Reshoots and extended productions are routinely required, making it hard to know if an annual or individual-project-based insurance plan is better. Short-form production has the advantage of predicting what route is most economical.
Calculating The Cost Of Short-Term Production Insurance
The exact costs of short-term production insurance will vary from project to project. Even within a specific field, such as commercial production, multiple types of products will result in different insurance needs. Generally, DICE insurance will have an annual one-time insurance premium to cover all productions within a given year.
Because of the extended timeframe, this premium will often be somewhere between $600 and $1000, depending on the details of the commercial and the additional riders for things like animals, pyrotechnics, and celebrities.
Short-term production insurance for an individual project will have monthly premiums that seem cheaper than those of DICE insurance. However, they will add up over time, exceeding the annual premium associated with a DICE policy if there are too many productions. Monthly plan premiums rarely exceed $100, but this is subject to necessary riders.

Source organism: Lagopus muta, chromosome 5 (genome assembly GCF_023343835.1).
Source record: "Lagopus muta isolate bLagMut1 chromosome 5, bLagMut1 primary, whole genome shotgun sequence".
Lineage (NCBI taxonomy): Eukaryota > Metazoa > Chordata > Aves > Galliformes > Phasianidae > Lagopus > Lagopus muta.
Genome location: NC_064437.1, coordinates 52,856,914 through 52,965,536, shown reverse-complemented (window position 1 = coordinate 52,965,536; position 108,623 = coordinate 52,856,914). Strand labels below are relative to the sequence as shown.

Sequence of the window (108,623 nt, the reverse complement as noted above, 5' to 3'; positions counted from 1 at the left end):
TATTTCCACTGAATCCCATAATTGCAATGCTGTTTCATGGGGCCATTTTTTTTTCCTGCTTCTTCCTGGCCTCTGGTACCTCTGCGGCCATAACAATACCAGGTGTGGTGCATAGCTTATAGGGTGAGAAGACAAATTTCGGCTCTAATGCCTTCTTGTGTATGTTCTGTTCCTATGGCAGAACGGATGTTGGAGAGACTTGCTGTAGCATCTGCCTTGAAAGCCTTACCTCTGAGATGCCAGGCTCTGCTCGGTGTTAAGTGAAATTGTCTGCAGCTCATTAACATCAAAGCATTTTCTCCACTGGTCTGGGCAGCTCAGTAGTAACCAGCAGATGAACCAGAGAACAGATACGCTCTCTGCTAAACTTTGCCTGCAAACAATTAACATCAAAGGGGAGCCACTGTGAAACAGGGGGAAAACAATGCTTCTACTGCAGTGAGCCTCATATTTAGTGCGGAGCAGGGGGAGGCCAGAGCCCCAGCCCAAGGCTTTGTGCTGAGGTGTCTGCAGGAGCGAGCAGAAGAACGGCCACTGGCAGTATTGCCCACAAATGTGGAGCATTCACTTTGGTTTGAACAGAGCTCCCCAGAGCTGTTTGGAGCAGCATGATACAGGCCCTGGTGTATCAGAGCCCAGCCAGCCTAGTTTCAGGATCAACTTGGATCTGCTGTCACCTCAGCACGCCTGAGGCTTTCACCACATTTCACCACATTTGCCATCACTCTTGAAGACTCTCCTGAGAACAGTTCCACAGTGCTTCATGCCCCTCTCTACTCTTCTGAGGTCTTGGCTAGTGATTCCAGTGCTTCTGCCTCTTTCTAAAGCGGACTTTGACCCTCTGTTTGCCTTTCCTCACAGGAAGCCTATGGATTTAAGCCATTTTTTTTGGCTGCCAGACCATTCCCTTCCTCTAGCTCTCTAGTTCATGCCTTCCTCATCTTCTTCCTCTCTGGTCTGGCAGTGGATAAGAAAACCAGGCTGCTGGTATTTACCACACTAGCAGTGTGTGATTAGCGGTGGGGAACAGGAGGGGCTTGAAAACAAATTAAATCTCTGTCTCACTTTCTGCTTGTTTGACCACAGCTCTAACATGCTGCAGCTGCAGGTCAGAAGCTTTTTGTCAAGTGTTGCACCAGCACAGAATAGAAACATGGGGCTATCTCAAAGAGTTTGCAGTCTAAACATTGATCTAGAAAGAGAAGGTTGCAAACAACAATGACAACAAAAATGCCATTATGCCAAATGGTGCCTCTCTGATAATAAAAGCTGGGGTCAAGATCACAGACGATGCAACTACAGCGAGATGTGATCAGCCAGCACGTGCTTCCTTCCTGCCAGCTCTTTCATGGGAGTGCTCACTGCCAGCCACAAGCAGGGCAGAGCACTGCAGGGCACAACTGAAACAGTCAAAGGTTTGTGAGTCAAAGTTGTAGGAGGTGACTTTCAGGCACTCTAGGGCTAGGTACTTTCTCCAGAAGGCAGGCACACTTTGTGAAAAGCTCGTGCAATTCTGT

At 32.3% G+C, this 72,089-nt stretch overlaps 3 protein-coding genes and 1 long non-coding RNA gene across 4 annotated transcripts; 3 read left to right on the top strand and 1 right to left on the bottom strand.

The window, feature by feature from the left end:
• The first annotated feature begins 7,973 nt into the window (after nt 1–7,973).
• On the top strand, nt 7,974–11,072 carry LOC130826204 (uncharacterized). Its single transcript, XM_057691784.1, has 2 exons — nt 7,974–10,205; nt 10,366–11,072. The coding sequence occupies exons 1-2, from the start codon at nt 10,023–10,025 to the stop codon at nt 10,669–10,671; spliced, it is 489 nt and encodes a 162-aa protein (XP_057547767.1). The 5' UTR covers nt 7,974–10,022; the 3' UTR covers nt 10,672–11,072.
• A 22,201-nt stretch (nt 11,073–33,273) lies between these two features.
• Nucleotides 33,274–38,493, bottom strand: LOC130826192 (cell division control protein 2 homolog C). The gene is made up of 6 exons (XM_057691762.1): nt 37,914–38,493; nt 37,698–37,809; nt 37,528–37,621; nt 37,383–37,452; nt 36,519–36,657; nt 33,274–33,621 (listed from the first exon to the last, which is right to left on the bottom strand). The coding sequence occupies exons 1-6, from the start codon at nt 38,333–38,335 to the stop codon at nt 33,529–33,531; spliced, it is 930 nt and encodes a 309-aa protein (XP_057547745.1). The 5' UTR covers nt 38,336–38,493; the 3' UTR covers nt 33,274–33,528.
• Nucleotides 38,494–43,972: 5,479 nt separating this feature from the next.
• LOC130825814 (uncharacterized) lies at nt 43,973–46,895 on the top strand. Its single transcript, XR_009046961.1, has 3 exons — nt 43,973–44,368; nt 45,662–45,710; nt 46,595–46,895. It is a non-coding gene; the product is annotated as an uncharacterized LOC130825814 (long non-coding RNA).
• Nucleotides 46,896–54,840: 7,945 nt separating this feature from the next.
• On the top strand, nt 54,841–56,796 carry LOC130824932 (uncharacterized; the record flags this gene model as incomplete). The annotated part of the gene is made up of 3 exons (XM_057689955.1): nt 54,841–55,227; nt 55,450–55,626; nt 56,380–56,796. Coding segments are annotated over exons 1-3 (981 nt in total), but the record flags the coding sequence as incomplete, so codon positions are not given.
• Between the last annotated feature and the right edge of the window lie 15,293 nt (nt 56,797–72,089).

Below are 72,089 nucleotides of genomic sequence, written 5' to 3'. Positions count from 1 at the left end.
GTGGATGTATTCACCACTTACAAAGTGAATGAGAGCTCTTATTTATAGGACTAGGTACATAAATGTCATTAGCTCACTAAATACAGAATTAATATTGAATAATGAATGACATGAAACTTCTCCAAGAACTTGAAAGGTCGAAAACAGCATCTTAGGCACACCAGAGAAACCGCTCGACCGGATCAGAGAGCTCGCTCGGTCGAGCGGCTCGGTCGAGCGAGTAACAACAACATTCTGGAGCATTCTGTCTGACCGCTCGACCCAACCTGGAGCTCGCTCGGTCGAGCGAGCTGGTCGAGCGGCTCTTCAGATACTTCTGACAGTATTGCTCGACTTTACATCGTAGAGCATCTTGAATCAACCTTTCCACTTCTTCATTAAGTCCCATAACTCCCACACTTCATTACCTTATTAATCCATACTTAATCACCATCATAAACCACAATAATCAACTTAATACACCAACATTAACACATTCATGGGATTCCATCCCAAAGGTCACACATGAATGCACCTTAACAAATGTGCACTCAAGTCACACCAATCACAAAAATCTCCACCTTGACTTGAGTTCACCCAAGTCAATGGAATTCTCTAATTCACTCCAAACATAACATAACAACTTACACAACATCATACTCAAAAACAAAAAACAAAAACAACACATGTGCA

It is essential to find a broker comfortable with covering all aspects of production while still offering a reasonable price. The best way to do this is to partner with an agency that specifically works within the film industry rather than choosing an insurer who is simply willing to insure film-related works like commercials.
Producers can estimate the cost of their insurance by comparing it to the budget for their commercial. Standard practice is to spend 2% or 3% of the budget on insurance. If the production team knows their budget in advance, they can calculate the cost of their short-term production insurance, no matter which type they choose.
Obtaining Short-Term Production Insurance
Short-term production insurance is only available through a certified insurance broker. With the size of the film industry, producers have no shortage of options for brokers, but not all insurance agencies are the same.